How To Motivate Employee Performance Without Motivating Unethicality

If you have a job, it is probably obvious to you that organizations care about employee performance. You might have performance metrics, sales targets, quarterly forecasts, project objectives, earnings reports, or other types of goals at your work. This is because goal-setting has been found to be one of the most important practices that organizations can use to motivate performance.

For example, a leading financial institution might set a performance goal for its employees to motivate them to sell financial products to customers. To be effective, this goal needs to be specific and difficult. A number like 8 financial products is very specific and also provides a challenge to work for. As an added bonus, it is even easy to remember since “eight is great.” If this example sounds familiar, it is because this is exactly the performance goal that Wells Fargo set for its employees. Unfortunately, this goal motivated not only performance but also unethical behavior. This included a variety of unethical practices such as opening over 1.5 million unauthorized accounts and issuing over 500,000 unauthorized credit cards to customers. After this scandal was uncovered, over 5,000 employees were fired, and Wells Fargo’s CEO resigned.

Wells Fargo is certainly not the first organization to have a goal-setting problem. Sears Automotive set hourly sales goals for mechanics who immediately started overcharging customers and making unnecessary repairs. Under pressure to achieve quarterly sales goals, employees at the now-defunct technology company MiniScribe shipped actual bricks to customers instead of hard drives. When leaders at Veterans Affairs set a goal to cut wait times to 14 days, employees created a secret wait list that led to extended wait times for veterans and poor patient care.

The connection between high-performance goals and unethical behavior has also been confirmed in behavioral ethics research. In a recent review, we found dozens of papers demonstrating this effect in various environments. It might be tempting to think that this shows that performance goals don’t work. Yet, perhaps the more useful way to think about this is that goals often work so well that employees do whatever it takes to achieve them. Given these findings, what has been largely missing thus far is insight into how to effectively motivate employee performance without simultaneously motivating unethicality.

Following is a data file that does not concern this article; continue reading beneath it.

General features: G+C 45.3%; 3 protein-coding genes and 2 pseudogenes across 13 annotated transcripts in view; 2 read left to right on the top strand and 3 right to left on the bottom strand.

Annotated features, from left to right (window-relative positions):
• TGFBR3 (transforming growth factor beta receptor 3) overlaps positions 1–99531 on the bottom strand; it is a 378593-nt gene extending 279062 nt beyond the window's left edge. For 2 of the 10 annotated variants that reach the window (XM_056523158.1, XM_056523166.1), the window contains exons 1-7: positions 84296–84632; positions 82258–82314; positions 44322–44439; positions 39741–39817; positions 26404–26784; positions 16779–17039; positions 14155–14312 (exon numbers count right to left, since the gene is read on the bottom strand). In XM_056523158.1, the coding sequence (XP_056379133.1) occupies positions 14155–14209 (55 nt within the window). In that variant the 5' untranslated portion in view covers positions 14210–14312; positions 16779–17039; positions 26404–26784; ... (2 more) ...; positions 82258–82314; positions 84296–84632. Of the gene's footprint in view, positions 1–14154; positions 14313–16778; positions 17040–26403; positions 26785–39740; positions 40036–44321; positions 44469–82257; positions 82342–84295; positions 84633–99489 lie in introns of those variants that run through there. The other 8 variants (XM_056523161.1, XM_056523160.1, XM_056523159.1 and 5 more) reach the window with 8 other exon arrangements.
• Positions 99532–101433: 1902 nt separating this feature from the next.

To shed light on this, we conducted a series of studies in which we took a closer look at the type of motivation associated with various performance goals. Broadly speaking, people can be extrinsically motivated or intrinsically motivated to perform a task. Extrinsic motivation is about the desire to earn rewards and avoid punishments. Intrinsic motivation is about the desire to perform a task for more personally beneficial reasons such as learning and development. Often, we assume that organizational goals must be extrinsically motivating. For example, produce 100 widgets and earn a financial bonus. However, organizational goals can also be intrinsically motivating. For example, a goal to produce 100 widgets could instead be for the purpose of employees learn new skills, develop their abilities, and track their progress.